May 28, 2007 A common medication used by allergy sufferers may offer relief to cirrhosis patients that suffer from insomnia. A new study in The American Journal of Gastroenterology shows that the antihistamine hydroxyzine is an effective treatment for restoring normal sleep patterns when liver damage causes chemical pathways in the brain to be disrupted.
“In patients with cirrhosis of the liver, histamine levels in the brain can be altered,” says study author Dr. Laurent Spahr. “In the brain, histamine regulates the sleep-wake cycle, so if levels of this chemical get out of balance, so do sleep patterns.” In this study, 65 percent of the patients receiving hydroxyzine before bedtime experienced improved sleep quality.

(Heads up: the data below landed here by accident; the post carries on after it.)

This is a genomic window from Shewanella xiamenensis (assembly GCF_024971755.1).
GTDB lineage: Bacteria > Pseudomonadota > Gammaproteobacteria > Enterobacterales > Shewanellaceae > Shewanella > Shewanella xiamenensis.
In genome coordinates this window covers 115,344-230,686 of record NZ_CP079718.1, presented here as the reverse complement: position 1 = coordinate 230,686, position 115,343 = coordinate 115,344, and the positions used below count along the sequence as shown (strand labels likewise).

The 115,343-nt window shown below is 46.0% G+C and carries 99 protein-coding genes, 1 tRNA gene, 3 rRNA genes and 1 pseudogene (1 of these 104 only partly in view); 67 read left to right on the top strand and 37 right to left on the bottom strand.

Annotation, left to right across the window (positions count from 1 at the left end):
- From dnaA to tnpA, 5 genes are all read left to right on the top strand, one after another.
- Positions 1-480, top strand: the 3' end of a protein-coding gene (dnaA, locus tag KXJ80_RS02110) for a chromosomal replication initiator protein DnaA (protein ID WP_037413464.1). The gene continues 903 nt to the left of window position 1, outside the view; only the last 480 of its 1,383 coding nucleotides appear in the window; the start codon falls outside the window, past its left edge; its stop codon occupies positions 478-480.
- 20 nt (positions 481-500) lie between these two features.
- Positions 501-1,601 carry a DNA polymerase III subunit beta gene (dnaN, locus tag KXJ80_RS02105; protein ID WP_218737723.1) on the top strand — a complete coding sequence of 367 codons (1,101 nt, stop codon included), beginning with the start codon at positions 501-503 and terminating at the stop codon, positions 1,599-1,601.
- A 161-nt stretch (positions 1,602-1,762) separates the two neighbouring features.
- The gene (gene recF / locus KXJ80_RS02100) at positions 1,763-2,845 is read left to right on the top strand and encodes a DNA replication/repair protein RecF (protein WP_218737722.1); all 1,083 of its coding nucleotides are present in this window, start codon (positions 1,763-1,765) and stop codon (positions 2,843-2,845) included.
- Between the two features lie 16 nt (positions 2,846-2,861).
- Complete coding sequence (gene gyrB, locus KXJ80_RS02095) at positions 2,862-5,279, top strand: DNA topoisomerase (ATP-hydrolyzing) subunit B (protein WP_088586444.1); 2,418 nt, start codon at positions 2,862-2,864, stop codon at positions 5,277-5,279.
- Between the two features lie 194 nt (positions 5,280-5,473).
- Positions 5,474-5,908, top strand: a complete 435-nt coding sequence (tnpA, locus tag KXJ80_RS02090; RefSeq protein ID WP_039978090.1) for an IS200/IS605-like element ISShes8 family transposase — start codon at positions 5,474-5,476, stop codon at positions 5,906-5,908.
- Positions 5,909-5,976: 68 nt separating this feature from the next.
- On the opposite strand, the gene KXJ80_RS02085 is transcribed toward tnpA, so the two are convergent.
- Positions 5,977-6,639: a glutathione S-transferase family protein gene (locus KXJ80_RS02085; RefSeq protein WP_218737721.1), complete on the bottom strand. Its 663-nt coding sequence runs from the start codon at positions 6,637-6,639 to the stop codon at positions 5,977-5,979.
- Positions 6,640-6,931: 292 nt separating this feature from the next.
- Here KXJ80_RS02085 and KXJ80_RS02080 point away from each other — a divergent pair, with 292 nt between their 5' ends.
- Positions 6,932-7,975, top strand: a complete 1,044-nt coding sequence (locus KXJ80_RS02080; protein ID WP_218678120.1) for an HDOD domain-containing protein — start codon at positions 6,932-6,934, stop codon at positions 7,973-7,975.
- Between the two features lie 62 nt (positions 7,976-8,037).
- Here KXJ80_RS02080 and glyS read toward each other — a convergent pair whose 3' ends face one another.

Dr. Spahr says that hydroxyzine is a welcome alternative to ‘classical’ sleeping pills, as they are usually ineffective and can lead to serious side effects in cirrhosis patients, such as coma. Recent practice guidelines forbid the use of these ‘classical’ drugs for cirrhosis patients, declaring them too dangerous.
According to Dr. Spahr, however, hydroxyzine is not risk-free. “This medication must be used with caution. Patients must be monitored carefully by a physician for their particular response to the drug, and should be taken off the medication if there are any signs of trouble.”
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